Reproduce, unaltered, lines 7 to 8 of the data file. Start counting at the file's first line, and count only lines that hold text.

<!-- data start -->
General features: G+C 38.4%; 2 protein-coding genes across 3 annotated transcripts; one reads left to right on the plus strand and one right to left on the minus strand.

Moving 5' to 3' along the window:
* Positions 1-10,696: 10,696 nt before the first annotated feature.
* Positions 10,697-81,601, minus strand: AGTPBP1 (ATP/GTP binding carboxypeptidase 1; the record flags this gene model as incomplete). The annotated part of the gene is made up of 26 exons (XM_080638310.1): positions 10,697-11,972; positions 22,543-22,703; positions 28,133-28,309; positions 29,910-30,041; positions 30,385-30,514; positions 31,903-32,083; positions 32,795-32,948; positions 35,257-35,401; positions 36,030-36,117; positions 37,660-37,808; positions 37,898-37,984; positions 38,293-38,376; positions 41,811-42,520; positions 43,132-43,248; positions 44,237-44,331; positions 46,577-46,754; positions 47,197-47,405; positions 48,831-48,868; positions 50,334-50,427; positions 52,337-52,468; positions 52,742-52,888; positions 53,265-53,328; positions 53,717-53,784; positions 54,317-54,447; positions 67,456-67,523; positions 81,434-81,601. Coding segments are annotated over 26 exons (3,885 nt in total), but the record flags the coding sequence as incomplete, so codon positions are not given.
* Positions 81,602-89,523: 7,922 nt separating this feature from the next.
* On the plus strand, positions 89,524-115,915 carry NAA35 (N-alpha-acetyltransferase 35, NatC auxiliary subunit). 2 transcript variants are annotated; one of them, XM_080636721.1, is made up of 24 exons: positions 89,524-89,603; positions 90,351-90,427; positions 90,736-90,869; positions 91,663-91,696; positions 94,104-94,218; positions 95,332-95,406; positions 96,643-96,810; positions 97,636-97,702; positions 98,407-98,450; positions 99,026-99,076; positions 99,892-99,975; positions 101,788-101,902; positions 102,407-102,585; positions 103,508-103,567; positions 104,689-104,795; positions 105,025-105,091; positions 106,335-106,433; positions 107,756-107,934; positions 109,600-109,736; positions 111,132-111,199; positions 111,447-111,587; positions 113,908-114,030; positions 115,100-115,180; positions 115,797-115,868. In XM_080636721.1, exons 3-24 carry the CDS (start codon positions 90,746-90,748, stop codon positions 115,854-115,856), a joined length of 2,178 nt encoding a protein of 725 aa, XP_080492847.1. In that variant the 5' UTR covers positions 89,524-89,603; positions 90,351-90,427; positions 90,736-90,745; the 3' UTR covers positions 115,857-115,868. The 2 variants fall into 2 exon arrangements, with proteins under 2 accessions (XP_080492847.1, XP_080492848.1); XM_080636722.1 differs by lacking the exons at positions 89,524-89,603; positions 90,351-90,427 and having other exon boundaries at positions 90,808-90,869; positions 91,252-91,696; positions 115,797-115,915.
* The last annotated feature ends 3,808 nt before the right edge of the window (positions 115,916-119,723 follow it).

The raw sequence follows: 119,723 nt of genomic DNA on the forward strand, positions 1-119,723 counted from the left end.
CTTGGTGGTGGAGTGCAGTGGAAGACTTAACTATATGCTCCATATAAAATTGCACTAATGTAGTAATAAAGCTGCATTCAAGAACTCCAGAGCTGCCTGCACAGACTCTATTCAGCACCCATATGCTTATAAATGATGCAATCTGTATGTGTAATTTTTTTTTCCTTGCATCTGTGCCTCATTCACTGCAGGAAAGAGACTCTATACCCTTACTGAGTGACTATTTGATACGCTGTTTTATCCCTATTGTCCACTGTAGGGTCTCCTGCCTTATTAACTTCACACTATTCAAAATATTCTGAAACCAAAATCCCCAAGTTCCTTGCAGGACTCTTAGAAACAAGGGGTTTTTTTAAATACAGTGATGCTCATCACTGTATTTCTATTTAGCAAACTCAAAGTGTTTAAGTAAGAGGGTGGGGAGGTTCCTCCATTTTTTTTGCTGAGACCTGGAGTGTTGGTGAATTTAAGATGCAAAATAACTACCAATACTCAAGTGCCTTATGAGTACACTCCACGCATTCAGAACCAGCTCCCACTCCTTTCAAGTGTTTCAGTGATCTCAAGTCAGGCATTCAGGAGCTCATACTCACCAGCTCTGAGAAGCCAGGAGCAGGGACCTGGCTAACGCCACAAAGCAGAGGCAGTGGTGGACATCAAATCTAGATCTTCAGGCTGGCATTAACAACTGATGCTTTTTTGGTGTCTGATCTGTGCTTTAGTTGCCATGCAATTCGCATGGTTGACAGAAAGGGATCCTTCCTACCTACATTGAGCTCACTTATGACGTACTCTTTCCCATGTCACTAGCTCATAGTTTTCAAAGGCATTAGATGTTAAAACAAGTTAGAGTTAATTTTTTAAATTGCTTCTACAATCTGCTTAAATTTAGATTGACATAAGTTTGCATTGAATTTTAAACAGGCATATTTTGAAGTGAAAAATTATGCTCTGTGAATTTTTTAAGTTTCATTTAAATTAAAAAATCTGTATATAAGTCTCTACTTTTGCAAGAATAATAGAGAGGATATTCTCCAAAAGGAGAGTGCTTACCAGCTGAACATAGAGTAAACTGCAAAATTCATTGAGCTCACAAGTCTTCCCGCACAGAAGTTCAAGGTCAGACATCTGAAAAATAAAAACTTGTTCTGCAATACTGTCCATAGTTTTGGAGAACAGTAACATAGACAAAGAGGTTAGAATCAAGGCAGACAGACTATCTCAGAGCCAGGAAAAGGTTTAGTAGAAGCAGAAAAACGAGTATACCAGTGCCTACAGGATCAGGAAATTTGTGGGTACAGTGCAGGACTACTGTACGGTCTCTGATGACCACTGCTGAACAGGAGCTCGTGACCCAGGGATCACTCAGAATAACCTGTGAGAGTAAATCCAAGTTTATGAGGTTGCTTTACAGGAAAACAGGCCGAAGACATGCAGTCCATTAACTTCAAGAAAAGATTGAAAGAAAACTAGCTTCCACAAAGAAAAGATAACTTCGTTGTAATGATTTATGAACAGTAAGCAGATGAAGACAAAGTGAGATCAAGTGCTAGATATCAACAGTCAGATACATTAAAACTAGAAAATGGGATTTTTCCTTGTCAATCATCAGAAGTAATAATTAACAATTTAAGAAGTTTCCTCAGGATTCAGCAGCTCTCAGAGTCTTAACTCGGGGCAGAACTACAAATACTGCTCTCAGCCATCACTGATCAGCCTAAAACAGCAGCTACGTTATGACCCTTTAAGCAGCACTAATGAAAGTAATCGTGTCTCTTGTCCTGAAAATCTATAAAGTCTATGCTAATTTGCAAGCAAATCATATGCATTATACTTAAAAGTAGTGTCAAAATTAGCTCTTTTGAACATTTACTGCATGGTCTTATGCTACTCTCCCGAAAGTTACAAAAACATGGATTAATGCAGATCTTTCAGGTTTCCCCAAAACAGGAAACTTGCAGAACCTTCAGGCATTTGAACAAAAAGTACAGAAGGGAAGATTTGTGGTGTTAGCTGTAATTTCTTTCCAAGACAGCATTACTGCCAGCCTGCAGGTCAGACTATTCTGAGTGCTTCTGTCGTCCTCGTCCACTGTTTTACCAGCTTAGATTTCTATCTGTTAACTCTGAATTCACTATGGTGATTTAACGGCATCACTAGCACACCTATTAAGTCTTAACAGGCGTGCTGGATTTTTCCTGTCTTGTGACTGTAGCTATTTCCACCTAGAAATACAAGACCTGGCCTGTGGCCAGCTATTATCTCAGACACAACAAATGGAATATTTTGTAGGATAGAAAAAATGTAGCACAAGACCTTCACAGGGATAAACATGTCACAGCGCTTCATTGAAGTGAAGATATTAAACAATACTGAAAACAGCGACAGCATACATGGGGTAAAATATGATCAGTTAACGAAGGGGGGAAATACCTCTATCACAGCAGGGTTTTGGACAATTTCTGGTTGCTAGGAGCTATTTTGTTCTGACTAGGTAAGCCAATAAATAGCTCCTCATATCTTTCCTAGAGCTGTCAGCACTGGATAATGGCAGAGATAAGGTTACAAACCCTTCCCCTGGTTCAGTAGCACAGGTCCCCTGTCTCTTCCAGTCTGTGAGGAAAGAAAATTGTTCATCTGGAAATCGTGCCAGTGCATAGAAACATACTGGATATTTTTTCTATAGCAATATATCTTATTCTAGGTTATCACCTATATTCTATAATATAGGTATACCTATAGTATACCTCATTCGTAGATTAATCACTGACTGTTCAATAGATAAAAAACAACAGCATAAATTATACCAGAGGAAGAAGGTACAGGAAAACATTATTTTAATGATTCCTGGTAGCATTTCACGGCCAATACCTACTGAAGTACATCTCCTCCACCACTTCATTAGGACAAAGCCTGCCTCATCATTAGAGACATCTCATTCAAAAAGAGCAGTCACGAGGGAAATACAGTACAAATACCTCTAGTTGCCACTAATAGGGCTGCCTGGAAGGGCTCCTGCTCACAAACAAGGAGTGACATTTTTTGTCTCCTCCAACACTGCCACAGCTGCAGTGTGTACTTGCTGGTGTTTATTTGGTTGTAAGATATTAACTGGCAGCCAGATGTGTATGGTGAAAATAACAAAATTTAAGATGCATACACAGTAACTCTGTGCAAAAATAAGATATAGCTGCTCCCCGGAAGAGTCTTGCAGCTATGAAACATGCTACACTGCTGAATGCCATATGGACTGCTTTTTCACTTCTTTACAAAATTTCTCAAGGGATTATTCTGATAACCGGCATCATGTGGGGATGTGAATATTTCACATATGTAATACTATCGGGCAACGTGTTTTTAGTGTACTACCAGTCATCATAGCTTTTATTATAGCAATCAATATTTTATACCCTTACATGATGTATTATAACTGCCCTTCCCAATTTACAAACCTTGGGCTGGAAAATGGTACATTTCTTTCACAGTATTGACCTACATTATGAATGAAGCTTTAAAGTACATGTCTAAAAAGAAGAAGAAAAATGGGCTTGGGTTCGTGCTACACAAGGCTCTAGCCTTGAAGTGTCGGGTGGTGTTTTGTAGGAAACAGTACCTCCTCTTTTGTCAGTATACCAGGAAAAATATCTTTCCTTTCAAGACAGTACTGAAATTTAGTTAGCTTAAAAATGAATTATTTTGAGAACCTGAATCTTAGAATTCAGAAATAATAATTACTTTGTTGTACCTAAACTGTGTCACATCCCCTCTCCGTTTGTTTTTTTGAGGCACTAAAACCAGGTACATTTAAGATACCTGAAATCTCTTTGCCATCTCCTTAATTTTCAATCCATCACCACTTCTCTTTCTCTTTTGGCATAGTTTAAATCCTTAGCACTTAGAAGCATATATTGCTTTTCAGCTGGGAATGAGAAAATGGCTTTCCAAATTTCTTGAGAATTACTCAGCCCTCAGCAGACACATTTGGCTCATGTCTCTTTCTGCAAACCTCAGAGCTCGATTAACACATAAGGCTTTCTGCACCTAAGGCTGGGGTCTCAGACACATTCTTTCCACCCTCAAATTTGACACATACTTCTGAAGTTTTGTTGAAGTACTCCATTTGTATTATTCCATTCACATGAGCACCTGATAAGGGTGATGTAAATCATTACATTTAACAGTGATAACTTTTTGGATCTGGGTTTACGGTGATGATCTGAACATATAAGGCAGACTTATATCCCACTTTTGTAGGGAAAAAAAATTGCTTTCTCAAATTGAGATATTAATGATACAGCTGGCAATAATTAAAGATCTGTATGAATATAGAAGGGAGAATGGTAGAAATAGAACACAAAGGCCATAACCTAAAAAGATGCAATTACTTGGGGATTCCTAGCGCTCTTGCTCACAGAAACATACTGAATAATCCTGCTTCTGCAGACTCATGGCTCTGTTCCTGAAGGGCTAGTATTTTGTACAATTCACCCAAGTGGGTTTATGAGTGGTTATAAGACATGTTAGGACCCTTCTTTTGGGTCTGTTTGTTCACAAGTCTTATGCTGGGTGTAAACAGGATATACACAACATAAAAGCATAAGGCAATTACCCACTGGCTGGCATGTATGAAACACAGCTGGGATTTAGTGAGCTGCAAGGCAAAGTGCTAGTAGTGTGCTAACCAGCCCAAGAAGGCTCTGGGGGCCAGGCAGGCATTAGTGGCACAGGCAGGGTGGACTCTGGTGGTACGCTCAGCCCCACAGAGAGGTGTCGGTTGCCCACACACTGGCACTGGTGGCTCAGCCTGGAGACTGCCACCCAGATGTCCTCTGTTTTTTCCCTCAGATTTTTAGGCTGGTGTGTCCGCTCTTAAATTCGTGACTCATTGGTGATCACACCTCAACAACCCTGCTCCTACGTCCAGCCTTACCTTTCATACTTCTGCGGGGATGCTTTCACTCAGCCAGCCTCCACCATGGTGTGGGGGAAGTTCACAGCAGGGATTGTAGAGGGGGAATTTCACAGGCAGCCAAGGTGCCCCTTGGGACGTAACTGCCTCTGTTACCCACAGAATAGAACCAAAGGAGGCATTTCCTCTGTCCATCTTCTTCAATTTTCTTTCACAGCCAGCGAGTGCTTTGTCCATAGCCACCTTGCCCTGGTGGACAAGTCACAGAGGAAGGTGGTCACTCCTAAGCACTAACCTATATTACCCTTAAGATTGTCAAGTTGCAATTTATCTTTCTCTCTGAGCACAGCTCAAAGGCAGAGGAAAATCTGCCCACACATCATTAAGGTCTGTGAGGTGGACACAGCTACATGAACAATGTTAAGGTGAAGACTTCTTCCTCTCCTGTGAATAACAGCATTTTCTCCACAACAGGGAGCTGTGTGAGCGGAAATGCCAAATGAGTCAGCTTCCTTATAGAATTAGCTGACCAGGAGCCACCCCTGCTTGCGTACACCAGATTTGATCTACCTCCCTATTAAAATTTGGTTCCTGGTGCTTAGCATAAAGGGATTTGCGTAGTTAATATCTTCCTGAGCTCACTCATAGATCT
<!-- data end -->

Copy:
* The last annotated feature ends 3,808 nt before the right edge of the window (positions 115,916-119,723 follow it).

The raw sequence follows: 119,723 nt of genomic DNA on the forward strand, positions 1-119,723 counted from the left end.